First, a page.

0
$\begingroup$

I have to price an american option on a daily basis and I have some questions regarding the CRR binomial tree model:

  1. Is it correct to use implied volatility as an input? Or is it better to use historical vol? If I were to use implied vol, should I calculate one vol per node or just one vol using the time-to-expiry?

  2. Is it correct to use a yield curve to price each node of the tree or should I discount all the nodes just with a single interest rate?

  3. Is there a standard number of steps to build the tree? I'd like to use one step per day, but I don't know if it is correct.

Thanks for your help!

$\endgroup$
1
$\begingroup$

Usually, you would use the volatility from a fitted volatility curve or surface. Those are based on implied volatilities. You can use historical volatility, but then your valuation is likely to be off because the volatility curve/surface is not constant and at historical vol.

You should use a yield curve to present value nodes. This is unlikely to make a big difference in pricing, but you should do it since it is the right thing to do.

The steps will vary with the time to expiry, volatility, etc. You want to have an adaptive number of steps that gives an answer convergent to within some tolerance. That will vary by option and maybe even in other ways. For most exchange-traded options which are most liquid one quarter out, it probably makes sense to have one step per day. Going below one step per day means you may need to consider overnight gap effects.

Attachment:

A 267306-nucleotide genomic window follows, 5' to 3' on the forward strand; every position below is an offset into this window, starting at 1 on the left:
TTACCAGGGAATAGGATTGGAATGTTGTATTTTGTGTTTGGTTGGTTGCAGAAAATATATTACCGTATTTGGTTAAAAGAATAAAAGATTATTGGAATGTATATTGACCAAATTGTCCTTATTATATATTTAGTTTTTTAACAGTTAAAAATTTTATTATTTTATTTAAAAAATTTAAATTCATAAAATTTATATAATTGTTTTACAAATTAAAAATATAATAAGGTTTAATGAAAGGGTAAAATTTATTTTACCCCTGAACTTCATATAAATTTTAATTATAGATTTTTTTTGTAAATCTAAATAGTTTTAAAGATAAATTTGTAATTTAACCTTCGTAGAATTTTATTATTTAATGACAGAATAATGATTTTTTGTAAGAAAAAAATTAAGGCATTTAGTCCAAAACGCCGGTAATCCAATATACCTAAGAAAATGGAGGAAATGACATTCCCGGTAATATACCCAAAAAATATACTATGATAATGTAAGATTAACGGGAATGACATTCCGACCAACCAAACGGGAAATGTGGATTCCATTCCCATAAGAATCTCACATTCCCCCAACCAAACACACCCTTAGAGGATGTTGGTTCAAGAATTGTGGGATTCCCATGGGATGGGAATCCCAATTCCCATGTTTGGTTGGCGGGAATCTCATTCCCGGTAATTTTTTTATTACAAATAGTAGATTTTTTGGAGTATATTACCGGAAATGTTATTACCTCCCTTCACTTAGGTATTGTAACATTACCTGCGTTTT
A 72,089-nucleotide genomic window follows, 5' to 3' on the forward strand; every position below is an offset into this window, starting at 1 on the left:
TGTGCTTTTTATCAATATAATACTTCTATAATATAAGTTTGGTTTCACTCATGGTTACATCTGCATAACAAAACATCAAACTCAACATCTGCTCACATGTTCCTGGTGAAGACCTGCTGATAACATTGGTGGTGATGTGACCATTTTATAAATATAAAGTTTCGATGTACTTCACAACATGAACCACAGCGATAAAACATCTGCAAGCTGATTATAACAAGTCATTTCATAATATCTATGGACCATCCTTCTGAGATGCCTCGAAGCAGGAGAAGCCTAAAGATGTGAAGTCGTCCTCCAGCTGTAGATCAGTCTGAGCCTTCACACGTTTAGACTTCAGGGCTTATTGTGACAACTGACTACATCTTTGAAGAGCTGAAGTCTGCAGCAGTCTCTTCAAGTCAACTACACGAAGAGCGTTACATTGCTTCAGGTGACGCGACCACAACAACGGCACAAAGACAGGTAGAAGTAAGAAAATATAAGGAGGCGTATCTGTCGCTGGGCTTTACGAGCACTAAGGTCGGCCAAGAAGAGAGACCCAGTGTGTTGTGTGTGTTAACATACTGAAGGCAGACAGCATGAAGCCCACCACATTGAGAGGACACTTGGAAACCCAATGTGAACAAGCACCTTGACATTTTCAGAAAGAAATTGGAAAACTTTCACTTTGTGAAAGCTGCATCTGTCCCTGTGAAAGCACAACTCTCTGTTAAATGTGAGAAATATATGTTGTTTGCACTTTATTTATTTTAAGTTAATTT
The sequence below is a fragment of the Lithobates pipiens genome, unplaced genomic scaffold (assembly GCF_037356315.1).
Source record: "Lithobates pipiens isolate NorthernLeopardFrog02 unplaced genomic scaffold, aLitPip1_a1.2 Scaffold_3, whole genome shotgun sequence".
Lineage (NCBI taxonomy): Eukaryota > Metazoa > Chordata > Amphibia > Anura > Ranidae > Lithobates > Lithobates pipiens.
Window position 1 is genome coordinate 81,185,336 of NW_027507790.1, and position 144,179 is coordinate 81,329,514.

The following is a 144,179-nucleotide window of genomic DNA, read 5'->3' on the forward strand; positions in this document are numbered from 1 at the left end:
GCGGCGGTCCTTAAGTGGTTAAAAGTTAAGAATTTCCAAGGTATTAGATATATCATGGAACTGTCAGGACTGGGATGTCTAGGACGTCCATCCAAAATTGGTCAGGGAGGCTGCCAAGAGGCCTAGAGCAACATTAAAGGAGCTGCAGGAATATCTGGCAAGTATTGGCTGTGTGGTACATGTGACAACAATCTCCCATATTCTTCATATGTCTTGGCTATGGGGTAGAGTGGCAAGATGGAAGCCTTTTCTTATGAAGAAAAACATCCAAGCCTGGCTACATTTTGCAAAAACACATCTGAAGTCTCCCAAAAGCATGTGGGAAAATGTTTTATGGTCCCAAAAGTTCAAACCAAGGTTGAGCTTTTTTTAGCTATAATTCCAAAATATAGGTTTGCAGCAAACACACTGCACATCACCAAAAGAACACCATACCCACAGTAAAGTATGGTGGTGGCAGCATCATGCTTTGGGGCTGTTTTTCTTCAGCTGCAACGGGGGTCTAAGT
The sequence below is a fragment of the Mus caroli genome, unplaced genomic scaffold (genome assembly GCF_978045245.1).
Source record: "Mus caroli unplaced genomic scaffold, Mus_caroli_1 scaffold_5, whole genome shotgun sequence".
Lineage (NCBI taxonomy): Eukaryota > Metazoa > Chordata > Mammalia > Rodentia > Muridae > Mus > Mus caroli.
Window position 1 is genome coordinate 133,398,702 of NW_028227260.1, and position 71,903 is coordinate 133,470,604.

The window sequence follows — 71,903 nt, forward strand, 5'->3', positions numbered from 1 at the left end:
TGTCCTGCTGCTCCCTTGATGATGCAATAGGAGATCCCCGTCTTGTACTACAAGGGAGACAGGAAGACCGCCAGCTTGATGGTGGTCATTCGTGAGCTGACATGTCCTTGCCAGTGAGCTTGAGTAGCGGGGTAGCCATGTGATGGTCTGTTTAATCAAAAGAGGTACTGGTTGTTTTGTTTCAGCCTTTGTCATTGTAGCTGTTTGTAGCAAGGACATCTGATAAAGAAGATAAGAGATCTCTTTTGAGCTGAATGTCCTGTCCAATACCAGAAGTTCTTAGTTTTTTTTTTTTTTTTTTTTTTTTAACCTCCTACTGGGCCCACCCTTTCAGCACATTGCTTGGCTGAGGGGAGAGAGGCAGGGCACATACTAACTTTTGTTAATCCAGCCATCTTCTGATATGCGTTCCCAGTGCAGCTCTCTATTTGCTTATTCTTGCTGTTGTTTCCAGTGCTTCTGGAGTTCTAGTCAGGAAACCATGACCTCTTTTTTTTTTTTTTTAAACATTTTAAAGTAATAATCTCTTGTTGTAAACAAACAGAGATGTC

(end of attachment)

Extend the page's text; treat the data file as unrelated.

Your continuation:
$\endgroup$
2
  • $\begingroup$ When using implied volatility, should I use only the time-to-expiry? Or should I use a different "time-to-expiry" for every single node? $\endgroup$ – DannQ Sep 10 '20 at 15:39
  • $\begingroup$ The implied volatility to use would be for the option time to expiry, not the node time to expiry. $\endgroup$ – kurtosis Sep 10 '20 at 21:37

Your Answer

By clicking “Post Your Answer”, you agree to our terms of service, privacy policy and cookie policy

Not the answer you're looking for? Browse other questions tagged or ask your own question.